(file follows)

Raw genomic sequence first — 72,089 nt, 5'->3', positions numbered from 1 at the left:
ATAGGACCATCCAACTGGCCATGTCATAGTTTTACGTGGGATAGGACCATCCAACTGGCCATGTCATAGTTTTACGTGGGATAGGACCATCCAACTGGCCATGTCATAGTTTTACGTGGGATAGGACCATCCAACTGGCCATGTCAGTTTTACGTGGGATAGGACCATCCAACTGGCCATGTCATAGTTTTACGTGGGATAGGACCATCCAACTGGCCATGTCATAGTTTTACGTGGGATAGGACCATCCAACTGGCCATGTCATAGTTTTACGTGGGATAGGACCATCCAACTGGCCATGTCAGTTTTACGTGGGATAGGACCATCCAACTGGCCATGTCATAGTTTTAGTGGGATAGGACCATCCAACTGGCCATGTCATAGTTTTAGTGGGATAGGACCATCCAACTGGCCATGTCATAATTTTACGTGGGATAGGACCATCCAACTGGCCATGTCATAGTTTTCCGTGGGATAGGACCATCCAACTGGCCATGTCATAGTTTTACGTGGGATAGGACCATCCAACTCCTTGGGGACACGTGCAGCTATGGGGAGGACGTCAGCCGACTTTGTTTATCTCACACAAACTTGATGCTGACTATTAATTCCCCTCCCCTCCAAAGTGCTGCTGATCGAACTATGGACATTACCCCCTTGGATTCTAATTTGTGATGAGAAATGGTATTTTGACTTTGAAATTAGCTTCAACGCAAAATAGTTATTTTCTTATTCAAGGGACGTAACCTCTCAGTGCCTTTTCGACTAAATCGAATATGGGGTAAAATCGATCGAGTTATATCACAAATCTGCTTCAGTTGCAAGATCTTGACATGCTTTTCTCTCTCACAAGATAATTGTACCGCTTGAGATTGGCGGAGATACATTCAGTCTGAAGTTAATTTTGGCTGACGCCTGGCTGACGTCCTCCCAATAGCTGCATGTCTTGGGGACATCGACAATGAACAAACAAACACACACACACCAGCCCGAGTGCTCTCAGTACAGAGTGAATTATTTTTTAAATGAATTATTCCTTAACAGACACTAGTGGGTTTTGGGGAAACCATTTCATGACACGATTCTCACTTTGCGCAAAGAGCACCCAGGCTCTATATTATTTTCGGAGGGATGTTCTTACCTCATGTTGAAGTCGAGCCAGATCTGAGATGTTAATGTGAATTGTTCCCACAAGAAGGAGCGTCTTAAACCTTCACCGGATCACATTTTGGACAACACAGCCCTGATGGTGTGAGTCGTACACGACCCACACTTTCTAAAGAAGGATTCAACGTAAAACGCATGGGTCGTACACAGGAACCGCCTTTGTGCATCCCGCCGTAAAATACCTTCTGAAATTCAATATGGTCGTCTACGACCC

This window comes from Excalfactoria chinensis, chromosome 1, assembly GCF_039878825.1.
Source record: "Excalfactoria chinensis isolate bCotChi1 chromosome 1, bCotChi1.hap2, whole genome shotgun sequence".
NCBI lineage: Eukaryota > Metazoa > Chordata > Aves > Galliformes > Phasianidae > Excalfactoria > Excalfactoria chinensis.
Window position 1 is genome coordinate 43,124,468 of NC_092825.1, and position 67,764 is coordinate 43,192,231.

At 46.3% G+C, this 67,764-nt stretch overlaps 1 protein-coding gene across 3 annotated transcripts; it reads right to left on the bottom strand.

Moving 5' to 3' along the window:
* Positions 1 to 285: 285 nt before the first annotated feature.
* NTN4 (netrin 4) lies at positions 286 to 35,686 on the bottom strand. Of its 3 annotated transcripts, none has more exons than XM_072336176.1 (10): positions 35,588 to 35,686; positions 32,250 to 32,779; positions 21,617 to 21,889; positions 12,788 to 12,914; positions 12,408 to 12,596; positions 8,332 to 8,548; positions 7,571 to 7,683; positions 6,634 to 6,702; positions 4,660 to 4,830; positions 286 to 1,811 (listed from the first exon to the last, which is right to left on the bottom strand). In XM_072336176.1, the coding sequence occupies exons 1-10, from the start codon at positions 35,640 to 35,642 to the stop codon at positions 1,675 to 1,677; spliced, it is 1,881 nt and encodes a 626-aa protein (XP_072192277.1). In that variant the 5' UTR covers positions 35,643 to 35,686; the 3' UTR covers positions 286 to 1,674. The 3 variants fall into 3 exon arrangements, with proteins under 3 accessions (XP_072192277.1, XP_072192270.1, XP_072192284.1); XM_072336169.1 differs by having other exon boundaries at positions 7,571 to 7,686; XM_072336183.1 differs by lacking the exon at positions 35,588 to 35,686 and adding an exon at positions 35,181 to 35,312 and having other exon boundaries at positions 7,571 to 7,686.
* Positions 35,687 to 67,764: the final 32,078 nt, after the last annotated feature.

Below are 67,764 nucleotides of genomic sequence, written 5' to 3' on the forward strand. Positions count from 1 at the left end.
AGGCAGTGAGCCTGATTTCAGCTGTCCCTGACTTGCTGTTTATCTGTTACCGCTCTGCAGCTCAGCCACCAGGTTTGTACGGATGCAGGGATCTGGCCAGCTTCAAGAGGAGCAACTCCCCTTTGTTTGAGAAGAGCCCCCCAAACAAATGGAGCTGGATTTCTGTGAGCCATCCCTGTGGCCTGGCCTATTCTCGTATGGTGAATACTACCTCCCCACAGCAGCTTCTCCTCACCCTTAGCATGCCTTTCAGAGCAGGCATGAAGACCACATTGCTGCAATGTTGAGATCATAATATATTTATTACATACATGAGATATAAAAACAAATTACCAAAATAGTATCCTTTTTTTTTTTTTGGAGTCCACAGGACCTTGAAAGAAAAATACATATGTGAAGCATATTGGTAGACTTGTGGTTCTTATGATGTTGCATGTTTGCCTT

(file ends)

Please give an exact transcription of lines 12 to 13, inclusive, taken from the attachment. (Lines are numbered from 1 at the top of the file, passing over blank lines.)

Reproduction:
Below are 67,764 nucleotides of genomic sequence, written 5' to 3' on the forward strand. Positions count from 1 at the left end.
AGGCAGTGAGCCTGATTTCAGCTGTCCCTGACTTGCTGTTTATCTGTTACCGCTCTGCAGCTCAGCCACCAGGTTTGTACGGATGCAGGGATCTGGCCAGCTTCAAGAGGAGCAACTCCCCTTTGTTTGAGAAGAGCCCCCCAAACAAATGGAGCTGGATTTCTGTGAGCCATCCCTGTGGCCTGGCCTATTCTCGTATGGTGAATACTACCTCCCCACAGCAGCTTCTCCTCACCCTTAGCATGCCTTTCAGAGCAGGCATGAAGACCACATTGCTGCAATGTTGAGATCATAATATATTTATTACATACATGAGATATAAAAACAAATTACCAAAATAGTATCCTTTTTTTTTTTTTGGAGTCCACAGGACCTTGAAAGAAAAATACATATGTGAAGCATATTGGTAGACTTGTGGTTCTTATGATGTTGCATGTTTGCCTT